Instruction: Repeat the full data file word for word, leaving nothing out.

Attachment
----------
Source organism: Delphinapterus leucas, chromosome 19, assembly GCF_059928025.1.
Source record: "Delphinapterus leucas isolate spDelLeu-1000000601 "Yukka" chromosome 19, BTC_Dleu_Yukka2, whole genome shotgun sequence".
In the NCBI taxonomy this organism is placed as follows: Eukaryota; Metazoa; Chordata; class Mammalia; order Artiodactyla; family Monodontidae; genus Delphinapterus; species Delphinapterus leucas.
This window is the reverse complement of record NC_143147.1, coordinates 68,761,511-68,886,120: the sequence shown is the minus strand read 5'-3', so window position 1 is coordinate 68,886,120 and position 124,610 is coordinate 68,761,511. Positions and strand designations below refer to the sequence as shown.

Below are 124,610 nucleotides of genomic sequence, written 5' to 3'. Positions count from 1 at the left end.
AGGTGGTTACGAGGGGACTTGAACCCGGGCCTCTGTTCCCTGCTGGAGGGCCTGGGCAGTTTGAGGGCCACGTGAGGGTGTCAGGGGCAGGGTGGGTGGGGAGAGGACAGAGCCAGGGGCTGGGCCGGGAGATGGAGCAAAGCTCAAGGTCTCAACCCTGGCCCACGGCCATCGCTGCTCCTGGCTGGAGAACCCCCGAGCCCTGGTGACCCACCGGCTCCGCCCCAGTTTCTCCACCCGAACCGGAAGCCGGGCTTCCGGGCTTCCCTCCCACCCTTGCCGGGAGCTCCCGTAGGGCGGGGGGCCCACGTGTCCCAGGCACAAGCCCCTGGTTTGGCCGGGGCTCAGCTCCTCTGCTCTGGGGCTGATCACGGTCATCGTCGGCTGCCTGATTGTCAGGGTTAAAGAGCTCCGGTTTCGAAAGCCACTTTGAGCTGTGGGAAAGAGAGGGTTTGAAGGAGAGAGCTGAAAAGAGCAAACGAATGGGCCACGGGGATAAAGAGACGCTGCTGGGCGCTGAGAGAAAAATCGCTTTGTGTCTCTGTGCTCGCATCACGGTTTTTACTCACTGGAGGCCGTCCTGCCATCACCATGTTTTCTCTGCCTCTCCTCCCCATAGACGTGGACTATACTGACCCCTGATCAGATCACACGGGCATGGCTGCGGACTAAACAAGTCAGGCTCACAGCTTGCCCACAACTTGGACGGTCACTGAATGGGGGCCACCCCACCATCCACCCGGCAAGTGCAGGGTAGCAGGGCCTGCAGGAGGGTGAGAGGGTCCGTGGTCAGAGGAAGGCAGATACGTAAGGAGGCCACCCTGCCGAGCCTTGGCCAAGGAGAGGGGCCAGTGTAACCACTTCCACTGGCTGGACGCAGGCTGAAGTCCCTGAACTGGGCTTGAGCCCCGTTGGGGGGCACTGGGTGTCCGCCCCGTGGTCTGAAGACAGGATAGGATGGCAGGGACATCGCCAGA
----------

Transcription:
Source organism: Delphinapterus leucas, chromosome 19, assembly GCF_059928025.1.
Source record: "Delphinapterus leucas isolate spDelLeu-1000000601 "Yukka" chromosome 19, BTC_Dleu_Yukka2, whole genome shotgun sequence".
In the NCBI taxonomy this organism is placed as follows: Eukaryota; Metazoa; Chordata; class Mammalia; order Artiodactyla; family Monodontidae; genus Delphinapterus; species Delphinapterus leucas.
This window is the reverse complement of record NC_143147.1, coordinates 68,761,511-68,886,120: the sequence shown is the minus strand read 5'-3', so window position 1 is coordinate 68,886,120 and position 124,610 is coordinate 68,761,511. Positions and strand designations below refer to the sequence as shown.

Below are 124,610 nucleotides of genomic sequence, written 5' to 3'. Positions count from 1 at the left end.
AGGTGGTTACGAGGGGACTTGAACCCGGGCCTCTGTTCCCTGCTGGAGGGCCTGGGCAGTTTGAGGGCCACGTGAGGGTGTCAGGGGCAGGGTGGGTGGGGAGAGGACAGAGCCAGGGGCTGGGCCGGGAGATGGAGCAAAGCTCAAGGTCTCAACCCTGGCCCACGGCCATCGCTGCTCCTGGCTGGAGAACCCCCGAGCCCTGGTGACCCACCGGCTCCGCCCCAGTTTCTCCACCCGAACCGGAAGCCGGGCTTCCGGGCTTCCCTCCCACCCTTGCCGGGAGCTCCCGTAGGGCGGGGGGCCCACGTGTCCCAGGCACAAGCCCCTGGTTTGGCCGGGGCTCAGCTCCTCTGCTCTGGGGCTGATCACGGTCATCGTCGGCTGCCTGATTGTCAGGGTTAAAGAGCTCCGGTTTCGAAAGCCACTTTGAGCTGTGGGAAAGAGAGGGTTTGAAGGAGAGAGCTGAAAAGAGCAAACGAATGGGCCACGGGGATAAAGAGACGCTGCTGGGCGCTGAGAGAAAAATCGCTTTGTGTCTCTGTGCTCGCATCACGGTTTTTACTCACTGGAGGCCGTCCTGCCATCACCATGTTTTCTCTGCCTCTCCTCCCCATAGACGTGGACTATACTGACCCCTGATCAGATCACACGGGCATGGCTGCGGACTAAACAAGTCAGGCTCACAGCTTGCCCACAACTTGGACGGTCACTGAATGGGGGCCACCCCACCATCCACCCGGCAAGTGCAGGGTAGCAGGGCCTGCAGGAGGGTGAGAGGGTCCGTGGTCAGAGGAAGGCAGATACGTAAGGAGGCCACCCTGCCGAGCCTTGGCCAAGGAGAGGGGCCAGTGTAACCACTTCCACTGGCTGGACGCAGGCTGAAGTCCCTGAACTGGGCTTGAGCCCCGTTGGGGGGCACTGGGTGTCCGCCCCGTGGTCTGAAGACAGGATAGGATGGCAGGGACATCGCCAGA